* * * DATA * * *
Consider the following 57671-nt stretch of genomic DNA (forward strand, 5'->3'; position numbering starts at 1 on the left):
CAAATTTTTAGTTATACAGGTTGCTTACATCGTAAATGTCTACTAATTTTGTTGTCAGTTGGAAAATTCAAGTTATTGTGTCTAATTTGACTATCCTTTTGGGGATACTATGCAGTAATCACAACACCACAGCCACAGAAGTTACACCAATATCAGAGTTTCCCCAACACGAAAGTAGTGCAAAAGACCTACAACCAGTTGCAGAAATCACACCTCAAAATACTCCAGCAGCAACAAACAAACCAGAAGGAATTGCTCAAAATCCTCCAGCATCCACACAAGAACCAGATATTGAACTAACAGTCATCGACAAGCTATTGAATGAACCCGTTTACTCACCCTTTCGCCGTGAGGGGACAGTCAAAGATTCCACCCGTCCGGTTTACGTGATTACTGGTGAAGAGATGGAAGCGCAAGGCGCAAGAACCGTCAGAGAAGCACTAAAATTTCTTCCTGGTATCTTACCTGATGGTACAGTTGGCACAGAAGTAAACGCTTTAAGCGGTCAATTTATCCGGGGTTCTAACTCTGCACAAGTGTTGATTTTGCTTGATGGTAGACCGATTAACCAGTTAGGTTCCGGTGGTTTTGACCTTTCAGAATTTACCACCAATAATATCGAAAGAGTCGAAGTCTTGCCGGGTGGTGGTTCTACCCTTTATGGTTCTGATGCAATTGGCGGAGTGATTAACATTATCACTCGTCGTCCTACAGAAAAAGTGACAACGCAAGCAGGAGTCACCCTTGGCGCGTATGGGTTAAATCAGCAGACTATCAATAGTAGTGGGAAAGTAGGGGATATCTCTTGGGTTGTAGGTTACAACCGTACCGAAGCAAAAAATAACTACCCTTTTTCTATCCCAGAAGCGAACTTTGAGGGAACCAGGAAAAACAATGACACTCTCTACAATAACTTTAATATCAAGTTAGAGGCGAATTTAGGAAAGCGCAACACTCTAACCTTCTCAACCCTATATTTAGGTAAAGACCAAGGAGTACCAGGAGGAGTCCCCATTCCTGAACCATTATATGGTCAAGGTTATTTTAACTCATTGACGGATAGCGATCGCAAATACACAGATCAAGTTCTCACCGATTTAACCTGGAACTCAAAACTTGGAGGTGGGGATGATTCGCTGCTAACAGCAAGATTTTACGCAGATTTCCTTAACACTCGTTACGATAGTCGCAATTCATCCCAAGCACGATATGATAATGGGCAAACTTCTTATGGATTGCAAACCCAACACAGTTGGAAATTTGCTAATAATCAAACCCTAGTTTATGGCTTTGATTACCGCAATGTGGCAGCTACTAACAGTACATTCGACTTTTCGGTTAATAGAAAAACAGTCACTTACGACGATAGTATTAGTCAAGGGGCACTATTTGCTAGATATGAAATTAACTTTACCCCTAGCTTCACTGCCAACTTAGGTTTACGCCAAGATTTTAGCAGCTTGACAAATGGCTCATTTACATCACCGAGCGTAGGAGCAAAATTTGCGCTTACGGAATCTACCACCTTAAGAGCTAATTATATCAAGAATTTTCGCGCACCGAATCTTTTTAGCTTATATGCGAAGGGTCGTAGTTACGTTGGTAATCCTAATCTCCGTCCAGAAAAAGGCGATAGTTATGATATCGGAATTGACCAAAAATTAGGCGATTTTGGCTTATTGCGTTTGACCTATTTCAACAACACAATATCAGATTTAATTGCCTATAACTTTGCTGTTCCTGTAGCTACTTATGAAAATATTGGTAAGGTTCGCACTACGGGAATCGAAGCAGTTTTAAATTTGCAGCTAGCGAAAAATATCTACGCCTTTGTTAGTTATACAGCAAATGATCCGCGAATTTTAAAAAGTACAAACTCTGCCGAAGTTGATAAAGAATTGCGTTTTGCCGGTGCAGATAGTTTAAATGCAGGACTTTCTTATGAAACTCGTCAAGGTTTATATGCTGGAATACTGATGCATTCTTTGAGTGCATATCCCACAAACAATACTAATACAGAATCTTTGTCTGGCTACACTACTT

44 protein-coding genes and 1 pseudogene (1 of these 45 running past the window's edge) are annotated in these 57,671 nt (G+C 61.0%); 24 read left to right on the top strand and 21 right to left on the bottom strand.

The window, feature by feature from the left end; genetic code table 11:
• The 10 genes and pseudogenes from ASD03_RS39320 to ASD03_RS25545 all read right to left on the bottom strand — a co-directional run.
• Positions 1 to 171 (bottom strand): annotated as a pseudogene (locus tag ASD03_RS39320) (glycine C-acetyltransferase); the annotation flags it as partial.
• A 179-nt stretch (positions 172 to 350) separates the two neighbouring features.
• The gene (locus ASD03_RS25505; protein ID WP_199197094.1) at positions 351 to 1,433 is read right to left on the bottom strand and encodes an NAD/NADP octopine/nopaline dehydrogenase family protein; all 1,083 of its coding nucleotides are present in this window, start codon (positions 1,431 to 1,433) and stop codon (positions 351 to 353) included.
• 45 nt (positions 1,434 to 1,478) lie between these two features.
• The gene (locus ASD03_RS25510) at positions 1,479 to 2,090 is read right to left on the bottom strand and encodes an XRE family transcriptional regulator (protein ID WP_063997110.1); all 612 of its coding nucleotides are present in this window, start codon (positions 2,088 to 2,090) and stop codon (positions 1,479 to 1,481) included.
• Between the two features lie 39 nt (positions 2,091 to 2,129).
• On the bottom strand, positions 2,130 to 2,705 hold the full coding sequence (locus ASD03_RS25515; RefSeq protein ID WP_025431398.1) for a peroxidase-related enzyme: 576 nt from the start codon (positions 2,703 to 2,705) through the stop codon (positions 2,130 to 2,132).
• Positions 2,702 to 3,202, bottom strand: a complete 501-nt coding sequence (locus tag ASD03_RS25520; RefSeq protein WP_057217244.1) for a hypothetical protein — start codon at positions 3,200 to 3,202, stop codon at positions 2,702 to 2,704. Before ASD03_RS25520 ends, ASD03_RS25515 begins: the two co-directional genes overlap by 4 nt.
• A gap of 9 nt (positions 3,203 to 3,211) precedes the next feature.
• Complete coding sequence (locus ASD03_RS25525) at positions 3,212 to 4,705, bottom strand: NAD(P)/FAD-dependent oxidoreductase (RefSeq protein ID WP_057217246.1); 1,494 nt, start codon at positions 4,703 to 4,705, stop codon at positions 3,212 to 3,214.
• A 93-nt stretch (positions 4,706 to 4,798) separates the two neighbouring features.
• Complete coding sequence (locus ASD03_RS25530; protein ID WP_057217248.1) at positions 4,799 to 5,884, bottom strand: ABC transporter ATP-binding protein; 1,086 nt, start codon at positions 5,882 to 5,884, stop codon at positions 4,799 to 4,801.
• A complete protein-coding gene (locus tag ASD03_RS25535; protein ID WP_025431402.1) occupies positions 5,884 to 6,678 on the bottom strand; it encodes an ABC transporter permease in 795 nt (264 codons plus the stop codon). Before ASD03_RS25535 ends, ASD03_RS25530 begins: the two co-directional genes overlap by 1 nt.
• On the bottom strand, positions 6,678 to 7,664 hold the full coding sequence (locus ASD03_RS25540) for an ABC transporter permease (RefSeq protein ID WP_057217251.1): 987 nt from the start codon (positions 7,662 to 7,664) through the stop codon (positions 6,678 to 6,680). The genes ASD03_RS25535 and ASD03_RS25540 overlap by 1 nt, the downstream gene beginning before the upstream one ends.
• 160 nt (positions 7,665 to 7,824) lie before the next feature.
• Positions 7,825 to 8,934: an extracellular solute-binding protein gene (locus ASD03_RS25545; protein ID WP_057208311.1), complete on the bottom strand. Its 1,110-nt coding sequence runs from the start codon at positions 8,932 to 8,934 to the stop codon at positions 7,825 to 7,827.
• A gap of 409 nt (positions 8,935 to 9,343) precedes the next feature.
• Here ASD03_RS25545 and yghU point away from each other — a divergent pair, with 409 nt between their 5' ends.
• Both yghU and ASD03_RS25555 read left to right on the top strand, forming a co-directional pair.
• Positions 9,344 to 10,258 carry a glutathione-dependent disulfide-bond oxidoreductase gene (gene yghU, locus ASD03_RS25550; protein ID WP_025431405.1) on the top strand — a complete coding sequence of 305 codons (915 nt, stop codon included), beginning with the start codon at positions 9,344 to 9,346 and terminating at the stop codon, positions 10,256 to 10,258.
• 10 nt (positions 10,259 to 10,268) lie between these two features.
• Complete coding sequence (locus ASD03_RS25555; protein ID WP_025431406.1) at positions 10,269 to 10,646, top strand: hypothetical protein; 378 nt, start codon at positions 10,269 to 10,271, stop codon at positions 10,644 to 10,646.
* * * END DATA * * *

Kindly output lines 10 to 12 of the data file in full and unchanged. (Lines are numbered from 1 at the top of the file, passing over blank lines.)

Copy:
• The gene (locus ASD03_RS25510) at positions 1,479 to 2,090 is read right to left on the bottom strand and encodes an XRE family transcriptional regulator (protein ID WP_063997110.1); all 612 of its coding nucleotides are present in this window, start codon (positions 2,088 to 2,090) and stop codon (positions 1,479 to 1,481) included.
• Between the two features lie 39 nt (positions 2,091 to 2,129).
• On the bottom strand, positions 2,130 to 2,705 hold the full coding sequence (locus ASD03_RS25515; RefSeq protein ID WP_025431398.1) for a peroxidase-related enzyme: 576 nt from the start codon (positions 2,703 to 2,705) through the stop codon (positions 2,130 to 2,132).